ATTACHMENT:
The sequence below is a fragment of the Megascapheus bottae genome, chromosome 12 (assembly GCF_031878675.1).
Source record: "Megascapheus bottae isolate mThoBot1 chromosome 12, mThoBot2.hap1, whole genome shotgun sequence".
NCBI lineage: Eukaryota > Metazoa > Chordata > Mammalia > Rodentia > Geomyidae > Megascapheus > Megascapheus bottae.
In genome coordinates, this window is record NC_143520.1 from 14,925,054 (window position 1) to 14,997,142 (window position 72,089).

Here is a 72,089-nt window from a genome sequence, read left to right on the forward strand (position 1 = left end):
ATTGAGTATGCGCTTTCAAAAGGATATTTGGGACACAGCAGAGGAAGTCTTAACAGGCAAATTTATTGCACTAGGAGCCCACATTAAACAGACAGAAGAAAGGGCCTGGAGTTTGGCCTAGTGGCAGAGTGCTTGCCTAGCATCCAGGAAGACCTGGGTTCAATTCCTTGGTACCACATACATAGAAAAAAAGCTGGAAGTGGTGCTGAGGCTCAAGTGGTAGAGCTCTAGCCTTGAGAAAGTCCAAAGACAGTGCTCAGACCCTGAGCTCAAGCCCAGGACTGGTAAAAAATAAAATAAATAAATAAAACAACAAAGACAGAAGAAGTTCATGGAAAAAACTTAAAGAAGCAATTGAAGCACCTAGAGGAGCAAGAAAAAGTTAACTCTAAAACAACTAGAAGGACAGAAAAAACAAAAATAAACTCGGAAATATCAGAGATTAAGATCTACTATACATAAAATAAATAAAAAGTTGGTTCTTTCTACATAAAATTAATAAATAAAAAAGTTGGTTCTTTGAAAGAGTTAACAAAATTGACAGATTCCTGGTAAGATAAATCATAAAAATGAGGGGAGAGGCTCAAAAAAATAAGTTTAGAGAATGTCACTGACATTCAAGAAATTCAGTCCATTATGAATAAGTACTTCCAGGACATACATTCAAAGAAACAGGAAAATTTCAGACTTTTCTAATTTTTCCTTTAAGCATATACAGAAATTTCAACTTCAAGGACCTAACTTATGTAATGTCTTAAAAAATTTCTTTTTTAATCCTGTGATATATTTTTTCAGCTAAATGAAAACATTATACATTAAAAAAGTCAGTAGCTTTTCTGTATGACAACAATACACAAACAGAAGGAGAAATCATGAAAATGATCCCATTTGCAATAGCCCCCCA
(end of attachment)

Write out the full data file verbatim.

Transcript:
The sequence below is a fragment of the Megascapheus bottae genome, chromosome 12 (assembly GCF_031878675.1).
Source record: "Megascapheus bottae isolate mThoBot1 chromosome 12, mThoBot2.hap1, whole genome shotgun sequence".
NCBI lineage: Eukaryota > Metazoa > Chordata > Mammalia > Rodentia > Geomyidae > Megascapheus > Megascapheus bottae.
In genome coordinates, this window is record NC_143520.1 from 14,925,054 (window position 1) to 14,997,142 (window position 72,089).

Here is a 72,089-nt window from a genome sequence, read left to right on the forward strand (position 1 = left end):
ATTGAGTATGCGCTTTCAAAAGGATATTTGGGACACAGCAGAGGAAGTCTTAACAGGCAAATTTATTGCACTAGGAGCCCACATTAAACAGACAGAAGAAAGGGCCTGGAGTTTGGCCTAGTGGCAGAGTGCTTGCCTAGCATCCAGGAAGACCTGGGTTCAATTCCTTGGTACCACATACATAGAAAAAAAGCTGGAAGTGGTGCTGAGGCTCAAGTGGTAGAGCTCTAGCCTTGAGAAAGTCCAAAGACAGTGCTCAGACCCTGAGCTCAAGCCCAGGACTGGTAAAAAATAAAATAAATAAATAAAACAACAAAGACAGAAGAAGTTCATGGAAAAAACTTAAAGAAGCAATTGAAGCACCTAGAGGAGCAAGAAAAAGTTAACTCTAAAACAACTAGAAGGACAGAAAAAACAAAAATAAACTCGGAAATATCAGAGATTAAGATCTACTATACATAAAATAAATAAAAAGTTGGTTCTTTCTACATAAAATTAATAAATAAAAAAGTTGGTTCTTTGAAAGAGTTAACAAAATTGACAGATTCCTGGTAAGATAAATCATAAAAATGAGGGGAGAGGCTCAAAAAAATAAGTTTAGAGAATGTCACTGACATTCAAGAAATTCAGTCCATTATGAATAAGTACTTCCAGGACATACATTCAAAGAAACAGGAAAATTTCAGACTTTTCTAATTTTTCCTTTAAGCATATACAGAAATTTCAACTTCAAGGACCTAACTTATGTAATGTCTTAAAAAATTTCTTTTTTAATCCTGTGATATATTTTTTCAGCTAAATGAAAACATTATACATTAAAAAAGTCAGTAGCTTTTCTGTATGACAACAATACACAAACAGAAGGAGAAATCATGAAAATGATCCCATTTGCAATAGCCCCCCA